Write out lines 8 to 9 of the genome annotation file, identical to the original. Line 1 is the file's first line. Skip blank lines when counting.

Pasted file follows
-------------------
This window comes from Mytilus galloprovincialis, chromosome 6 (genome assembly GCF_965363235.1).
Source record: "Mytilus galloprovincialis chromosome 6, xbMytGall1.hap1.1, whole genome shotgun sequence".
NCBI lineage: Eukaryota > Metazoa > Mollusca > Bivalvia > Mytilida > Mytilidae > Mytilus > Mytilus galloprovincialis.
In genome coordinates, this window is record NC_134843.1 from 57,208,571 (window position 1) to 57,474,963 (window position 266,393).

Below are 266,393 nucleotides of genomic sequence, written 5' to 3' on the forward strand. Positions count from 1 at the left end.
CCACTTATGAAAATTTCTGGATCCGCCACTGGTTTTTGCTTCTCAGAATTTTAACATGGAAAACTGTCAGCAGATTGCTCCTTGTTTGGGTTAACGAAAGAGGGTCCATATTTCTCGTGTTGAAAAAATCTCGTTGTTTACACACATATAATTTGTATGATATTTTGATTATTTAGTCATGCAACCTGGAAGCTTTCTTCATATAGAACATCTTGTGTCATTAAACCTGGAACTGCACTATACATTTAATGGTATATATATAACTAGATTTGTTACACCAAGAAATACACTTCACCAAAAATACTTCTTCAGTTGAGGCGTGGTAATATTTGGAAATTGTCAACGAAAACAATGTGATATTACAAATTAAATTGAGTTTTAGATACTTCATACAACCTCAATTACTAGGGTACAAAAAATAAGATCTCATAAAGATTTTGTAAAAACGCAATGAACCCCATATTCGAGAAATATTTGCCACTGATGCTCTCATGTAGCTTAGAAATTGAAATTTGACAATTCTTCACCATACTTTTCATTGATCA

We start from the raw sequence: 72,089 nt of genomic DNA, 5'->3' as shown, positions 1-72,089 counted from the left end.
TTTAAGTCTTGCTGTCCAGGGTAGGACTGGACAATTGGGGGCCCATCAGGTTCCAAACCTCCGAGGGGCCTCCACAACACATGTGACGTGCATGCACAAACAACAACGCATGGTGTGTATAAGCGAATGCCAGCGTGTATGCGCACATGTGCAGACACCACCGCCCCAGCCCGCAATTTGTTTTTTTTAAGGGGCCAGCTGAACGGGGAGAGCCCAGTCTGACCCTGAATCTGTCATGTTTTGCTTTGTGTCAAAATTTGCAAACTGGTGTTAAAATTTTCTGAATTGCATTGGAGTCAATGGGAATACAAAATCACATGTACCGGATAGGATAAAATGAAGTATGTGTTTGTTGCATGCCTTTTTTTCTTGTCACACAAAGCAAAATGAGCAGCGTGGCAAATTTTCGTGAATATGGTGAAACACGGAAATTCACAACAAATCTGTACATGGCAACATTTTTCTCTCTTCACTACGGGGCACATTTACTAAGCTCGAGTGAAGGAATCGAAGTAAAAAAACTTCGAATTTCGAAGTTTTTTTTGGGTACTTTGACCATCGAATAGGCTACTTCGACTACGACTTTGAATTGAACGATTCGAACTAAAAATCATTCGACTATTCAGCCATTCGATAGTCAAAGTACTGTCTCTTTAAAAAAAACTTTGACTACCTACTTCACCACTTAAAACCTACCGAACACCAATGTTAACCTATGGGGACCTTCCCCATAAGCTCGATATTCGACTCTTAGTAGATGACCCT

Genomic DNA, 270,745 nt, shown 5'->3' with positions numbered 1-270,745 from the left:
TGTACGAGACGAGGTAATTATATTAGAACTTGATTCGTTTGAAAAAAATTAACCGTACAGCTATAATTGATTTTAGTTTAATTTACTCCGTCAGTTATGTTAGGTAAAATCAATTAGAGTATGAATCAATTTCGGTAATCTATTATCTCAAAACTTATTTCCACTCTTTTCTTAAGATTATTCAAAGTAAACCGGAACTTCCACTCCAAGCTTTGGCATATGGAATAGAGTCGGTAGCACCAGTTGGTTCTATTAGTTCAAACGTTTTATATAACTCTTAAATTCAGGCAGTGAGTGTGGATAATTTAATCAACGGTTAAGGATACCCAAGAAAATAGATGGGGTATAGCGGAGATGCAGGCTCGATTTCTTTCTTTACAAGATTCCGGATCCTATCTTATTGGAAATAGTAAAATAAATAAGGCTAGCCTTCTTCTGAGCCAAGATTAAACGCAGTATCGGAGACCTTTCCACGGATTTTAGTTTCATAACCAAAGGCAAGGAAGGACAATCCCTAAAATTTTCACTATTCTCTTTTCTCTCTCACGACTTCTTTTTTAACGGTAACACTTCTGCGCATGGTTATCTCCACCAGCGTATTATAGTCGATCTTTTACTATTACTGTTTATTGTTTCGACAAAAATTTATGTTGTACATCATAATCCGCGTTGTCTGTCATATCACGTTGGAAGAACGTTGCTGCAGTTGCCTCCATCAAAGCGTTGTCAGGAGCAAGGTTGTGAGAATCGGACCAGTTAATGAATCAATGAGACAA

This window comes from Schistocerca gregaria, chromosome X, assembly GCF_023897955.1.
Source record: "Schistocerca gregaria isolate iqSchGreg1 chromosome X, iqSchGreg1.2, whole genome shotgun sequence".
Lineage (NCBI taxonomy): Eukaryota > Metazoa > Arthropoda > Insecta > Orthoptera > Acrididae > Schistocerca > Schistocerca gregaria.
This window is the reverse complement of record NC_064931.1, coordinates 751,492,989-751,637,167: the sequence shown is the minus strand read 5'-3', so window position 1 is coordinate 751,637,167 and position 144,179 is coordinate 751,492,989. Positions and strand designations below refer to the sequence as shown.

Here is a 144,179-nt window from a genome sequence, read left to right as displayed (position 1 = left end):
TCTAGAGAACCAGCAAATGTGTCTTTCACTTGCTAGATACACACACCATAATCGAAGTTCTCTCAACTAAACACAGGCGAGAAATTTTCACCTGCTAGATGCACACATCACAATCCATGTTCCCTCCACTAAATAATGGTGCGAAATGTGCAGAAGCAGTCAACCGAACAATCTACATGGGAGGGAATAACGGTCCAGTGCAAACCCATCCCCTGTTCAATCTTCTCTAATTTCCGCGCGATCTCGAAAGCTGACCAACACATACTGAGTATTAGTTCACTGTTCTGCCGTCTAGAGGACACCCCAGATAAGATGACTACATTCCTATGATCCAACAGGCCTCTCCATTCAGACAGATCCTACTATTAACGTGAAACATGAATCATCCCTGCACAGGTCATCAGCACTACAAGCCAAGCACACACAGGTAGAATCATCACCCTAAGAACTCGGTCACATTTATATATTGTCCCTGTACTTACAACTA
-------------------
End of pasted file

TTTAAGTCTTGCTGTCCAGGGTAGGACTGGACAATTGGGGGCCCATCAGGTTCCAAACCTCCGAGGGGCCTCCACAACACATGTGACGTGCATGCACAAACAACAACGCATGGTGTGTATAAGCGAATGCCAGCGTGTATGCGCACATGTGCAGACACCACCGCCCCAGCCCGCAATTTGTTTTTTTTAAGGGGCCAGCTGAACGGGGAGAGCCCAGTCTGACCCTGAATCTGTCATGTTTTGCTTTGTGTCAAAATTTGCAAACTGGTGTTAAAATTTTCTGAATTGCATTGGAGTCAATGGGAATACAAAATCACATGTACCGGATAGGATAAAATGAAGTATGTGTTTGTTGCATGCCTTTTTTTCTTGTCACACAAAGCAAAATGAGCAGCGTGGCAAATTTTCGTGAATATGGTGAAACACGGAAATTCACAACAAATCTGTACATGGCAACATTTTTCTCTCTTCACTACGGGGCACATTTACTAAGCTCGAGTGAAGGAATCGAAGTAAAAAAACTTCGAATTTCGAAGTTTTTTTTGGGTACTTTGACCATCGAATAGGCTACTTCGACTACGACTTTGAATTGAACGATTCGAACTAAAAATCATTCGACTATTCAGCCATTCGATAGTCAAAGTACTGTCTCTTTAAAAAAAACTTTGACTACCTACTTCACCACTTAAAACCTACCGAACACCAATGTTAACCTATGGGGACCTTCCCCATAAGCTCGATATTCGACTCTTAGTAGATGACCCT

Genomic DNA, 270,745 nt, shown 5'->3' with positions numbered 1-270,745 from the left: